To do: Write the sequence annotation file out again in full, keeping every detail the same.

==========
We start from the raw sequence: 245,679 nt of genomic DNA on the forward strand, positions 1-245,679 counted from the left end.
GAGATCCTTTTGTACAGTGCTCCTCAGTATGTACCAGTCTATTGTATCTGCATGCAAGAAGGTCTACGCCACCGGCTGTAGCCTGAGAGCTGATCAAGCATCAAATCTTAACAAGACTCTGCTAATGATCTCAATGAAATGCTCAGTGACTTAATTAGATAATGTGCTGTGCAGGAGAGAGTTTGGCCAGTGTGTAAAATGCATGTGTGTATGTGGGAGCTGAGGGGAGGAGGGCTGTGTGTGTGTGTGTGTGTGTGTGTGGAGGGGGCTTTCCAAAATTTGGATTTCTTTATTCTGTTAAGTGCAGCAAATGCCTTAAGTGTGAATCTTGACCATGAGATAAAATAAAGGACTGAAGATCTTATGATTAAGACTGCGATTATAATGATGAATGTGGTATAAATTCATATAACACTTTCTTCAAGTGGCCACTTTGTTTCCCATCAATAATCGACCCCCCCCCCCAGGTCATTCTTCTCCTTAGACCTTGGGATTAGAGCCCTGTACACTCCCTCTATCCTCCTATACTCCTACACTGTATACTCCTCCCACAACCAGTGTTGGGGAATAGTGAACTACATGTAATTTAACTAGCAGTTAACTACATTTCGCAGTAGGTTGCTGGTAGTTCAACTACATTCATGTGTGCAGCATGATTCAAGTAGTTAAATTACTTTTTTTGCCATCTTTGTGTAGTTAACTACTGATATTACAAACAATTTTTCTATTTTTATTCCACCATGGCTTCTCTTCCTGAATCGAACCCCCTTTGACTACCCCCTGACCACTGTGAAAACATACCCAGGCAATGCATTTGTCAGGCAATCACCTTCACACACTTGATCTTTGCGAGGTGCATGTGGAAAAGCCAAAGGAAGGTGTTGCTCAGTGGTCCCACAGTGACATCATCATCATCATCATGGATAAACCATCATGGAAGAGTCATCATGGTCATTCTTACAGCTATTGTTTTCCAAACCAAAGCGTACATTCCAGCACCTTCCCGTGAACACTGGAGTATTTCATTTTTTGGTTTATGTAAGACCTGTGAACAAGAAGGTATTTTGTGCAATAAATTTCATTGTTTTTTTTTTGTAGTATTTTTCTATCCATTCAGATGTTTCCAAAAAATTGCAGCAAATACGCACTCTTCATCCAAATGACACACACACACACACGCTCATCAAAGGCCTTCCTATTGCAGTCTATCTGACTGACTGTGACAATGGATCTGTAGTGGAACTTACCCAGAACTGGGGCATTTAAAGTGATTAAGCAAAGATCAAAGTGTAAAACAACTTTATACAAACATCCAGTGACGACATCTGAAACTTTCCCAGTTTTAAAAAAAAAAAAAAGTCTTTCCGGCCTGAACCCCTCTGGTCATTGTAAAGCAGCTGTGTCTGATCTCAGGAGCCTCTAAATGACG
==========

We start from the raw sequence: 245,679 nt of genomic DNA on the forward strand, positions 1-245,679 counted from the left end.
GAGATCCTTTTGTACAGTGCTCCTCAGTATGTACCAGTCTATTGTATCTGCATGCAAGAAGGTCTACGCCACCGGCTGTAGCCTGAGAGCTGATCAAGCATCAAATCTTAACAAGACTCTGCTAATGATCTCAATGAAATGCTCAGTGACTTAATTAGATAATGTGCTGTGCAGGAGAGAGTTTGGCCAGTGTGTAAAATGCATGTGTGTATGTGGGAGCTGAGGGGAGGAGGGCTGTGTGTGTGTGTGTGTGTGTGTGTGGAGGGGGCTTTCCAAAATTTGGATTTCTTTATTCTGTTAAGTGCAGCAAATGCCTTAAGTGTGAATCTTGACCATGAGATAAAATAAAGGACTGAAGATCTTATGATTAAGACTGCGATTATAATGATGAATGTGGTATAAATTCATATAACACTTTCTTCAAGTGGCCACTTTGTTTCCCATCAATAATCGACCCCCCCCCCCAGGTCATTCTTCTCCTTAGACCTTGGGATTAGAGCCCTGTACACTCCCTCTATCCTCCTATACTCCTACACTGTATACTCCTCCCACAACCAGTGTTGGGGAATAGTGAACTACATGTAATTTAACTAGCAGTTAACTACATTTCGCAGTAGGTTGCTGGTAGTTCAACTACATTCATGTGTGCAGCATGATTCAAGTAGTTAAATTACTTTTTTTGCCATCTTTGTGTAGTTAACTACTGATATTACAAACAATTTTTCTATTTTTATTCCACCATGGCTTCTCTTCCTGAATCGAACCCCCTTTGACTACCCCCTGACCACTGTGAAAACATACCCAGGCAATGCATTTGTCAGGCAATCACCTTCACACACTTGATCTTTGCGAGGTGCATGTGGAAAAGCCAAAGGAAGGTGTTGCTCAGTGGTCCCACAGTGACATCATCATCATCATCATGGATAAACCATCATGGAAGAGTCATCATGGTCATTCTTACAGCTATTGTTTTCCAAACCAAAGCGTACATTCCAGCACCTTCCCGTGAACACTGGAGTATTTCATTTTTTGGTTTATGTAAGACCTGTGAACAAGAAGGTATTTTGTGCAATAAATTTCATTGTTTTTTTTTTGTAGTATTTTTCTATCCATTCAGATGTTTCCAAAAAATTGCAGCAAATACGCACTCTTCATCCAAATGACACACACACACACACGCTCATCAAAGGCCTTCCTATTGCAGTCTATCTGACTGACTGTGACAATGGATCTGTAGTGGAACTTACCCAGAACTGGGGCATTTAAAGTGATTAAGCAAAGATCAAAGTGTAAAACAACTTTATACAAACATCCAGTGACGACATCTGAAACTTTCCCAGTTTTAAAAAAAAAAAAAAGTCTTTCCGGCCTGAACCCCTCTGGTCATTGTAAAGCAGCTGTGTCTGATCTCAGGAGCCTCTAAATGACG